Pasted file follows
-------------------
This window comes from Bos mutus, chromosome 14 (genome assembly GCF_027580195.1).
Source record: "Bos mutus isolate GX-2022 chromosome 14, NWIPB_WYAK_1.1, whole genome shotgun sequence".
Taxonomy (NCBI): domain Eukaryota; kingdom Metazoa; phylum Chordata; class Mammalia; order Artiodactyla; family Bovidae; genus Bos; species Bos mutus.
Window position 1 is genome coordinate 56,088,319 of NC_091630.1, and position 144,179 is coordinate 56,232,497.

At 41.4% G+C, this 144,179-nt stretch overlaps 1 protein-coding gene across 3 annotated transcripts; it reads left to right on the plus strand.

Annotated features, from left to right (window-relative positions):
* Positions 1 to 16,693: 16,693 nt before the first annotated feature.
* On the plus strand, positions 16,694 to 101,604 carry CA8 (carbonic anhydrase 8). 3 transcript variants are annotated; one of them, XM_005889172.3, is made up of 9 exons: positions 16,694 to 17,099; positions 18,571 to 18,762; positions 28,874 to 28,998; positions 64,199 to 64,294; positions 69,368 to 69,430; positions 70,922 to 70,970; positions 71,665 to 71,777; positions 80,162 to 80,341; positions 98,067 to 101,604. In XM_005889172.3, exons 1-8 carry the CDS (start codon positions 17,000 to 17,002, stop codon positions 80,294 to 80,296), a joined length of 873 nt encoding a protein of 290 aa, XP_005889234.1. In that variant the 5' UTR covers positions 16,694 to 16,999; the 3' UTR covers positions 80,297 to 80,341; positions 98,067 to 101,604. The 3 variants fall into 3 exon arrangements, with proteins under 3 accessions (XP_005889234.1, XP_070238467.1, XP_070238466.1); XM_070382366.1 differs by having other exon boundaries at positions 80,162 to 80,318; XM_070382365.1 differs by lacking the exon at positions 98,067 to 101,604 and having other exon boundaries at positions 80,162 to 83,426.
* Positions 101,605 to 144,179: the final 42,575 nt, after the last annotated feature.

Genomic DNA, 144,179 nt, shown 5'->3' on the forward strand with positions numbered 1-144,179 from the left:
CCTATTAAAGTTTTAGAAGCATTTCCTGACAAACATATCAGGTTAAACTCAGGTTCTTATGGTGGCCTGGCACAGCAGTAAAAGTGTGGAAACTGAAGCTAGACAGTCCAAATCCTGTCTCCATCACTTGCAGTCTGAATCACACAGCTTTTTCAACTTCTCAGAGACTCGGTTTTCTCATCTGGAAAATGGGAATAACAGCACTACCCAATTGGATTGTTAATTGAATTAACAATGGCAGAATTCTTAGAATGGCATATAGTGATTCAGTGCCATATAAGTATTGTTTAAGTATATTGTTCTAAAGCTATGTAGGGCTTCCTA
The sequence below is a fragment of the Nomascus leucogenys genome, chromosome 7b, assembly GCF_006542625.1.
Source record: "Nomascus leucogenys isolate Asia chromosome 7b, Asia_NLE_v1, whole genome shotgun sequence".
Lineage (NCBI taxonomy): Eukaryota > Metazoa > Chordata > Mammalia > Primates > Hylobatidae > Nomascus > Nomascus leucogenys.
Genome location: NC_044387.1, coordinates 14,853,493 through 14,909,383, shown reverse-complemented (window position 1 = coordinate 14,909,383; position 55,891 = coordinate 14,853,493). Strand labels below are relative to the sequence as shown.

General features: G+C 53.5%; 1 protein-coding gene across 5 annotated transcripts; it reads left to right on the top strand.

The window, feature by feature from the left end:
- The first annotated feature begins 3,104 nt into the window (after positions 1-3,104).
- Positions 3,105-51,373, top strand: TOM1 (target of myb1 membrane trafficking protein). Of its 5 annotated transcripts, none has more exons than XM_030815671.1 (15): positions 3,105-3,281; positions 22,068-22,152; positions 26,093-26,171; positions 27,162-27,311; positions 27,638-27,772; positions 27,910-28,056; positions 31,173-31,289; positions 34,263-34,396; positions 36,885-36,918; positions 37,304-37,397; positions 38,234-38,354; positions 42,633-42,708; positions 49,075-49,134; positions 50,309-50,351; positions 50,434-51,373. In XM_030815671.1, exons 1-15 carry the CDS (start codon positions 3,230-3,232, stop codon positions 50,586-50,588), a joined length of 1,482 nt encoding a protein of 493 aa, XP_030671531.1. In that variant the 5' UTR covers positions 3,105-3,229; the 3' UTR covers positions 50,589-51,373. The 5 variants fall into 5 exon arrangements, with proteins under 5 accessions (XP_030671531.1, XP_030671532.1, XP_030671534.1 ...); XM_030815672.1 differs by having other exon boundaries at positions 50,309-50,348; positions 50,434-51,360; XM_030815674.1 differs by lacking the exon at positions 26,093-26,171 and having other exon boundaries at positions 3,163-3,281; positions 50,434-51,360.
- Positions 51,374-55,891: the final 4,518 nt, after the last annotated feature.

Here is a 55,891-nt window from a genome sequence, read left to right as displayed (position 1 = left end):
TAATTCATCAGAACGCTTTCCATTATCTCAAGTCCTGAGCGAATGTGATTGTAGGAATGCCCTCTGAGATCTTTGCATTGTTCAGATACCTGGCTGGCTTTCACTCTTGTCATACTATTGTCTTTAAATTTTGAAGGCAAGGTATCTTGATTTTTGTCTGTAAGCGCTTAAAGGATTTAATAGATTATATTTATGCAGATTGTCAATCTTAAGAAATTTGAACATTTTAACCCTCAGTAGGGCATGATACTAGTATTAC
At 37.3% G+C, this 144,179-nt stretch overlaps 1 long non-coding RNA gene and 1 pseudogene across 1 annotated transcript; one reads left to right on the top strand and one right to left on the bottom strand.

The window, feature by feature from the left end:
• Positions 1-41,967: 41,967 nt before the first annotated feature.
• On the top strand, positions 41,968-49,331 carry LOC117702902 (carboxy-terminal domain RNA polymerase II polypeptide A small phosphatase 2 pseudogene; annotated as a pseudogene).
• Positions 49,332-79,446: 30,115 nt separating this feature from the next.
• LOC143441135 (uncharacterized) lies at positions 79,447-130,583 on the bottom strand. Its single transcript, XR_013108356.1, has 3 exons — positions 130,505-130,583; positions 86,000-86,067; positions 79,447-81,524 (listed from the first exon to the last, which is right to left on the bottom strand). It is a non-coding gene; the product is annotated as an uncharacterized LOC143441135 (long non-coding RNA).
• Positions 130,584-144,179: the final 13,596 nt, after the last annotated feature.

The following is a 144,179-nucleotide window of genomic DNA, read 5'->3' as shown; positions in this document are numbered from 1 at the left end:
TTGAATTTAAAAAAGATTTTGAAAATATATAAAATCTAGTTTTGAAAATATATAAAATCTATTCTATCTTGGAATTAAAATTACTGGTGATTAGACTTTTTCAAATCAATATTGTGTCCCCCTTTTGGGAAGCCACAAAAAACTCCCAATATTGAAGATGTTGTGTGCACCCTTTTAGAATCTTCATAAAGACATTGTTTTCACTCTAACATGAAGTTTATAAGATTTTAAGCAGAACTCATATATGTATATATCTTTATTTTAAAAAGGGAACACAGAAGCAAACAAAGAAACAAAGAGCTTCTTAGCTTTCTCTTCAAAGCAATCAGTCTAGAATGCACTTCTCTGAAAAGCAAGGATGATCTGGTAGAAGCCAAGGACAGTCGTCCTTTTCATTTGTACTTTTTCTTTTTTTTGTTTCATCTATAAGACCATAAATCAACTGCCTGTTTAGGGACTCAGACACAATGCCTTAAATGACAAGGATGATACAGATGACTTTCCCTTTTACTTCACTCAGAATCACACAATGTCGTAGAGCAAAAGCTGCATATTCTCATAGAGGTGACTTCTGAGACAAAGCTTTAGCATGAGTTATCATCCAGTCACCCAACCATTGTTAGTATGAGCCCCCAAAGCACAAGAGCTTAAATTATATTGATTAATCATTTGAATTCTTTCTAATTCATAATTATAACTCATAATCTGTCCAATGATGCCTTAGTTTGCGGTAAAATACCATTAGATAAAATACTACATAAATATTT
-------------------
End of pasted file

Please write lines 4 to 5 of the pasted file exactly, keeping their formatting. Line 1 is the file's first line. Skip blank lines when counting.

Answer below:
Window position 1 is genome coordinate 56,088,319 of NC_091630.1, and position 144,179 is coordinate 56,232,497.

At 41.4% G+C, this 144,179-nt stretch overlaps 1 protein-coding gene across 3 annotated transcripts; it reads left to right on the plus strand.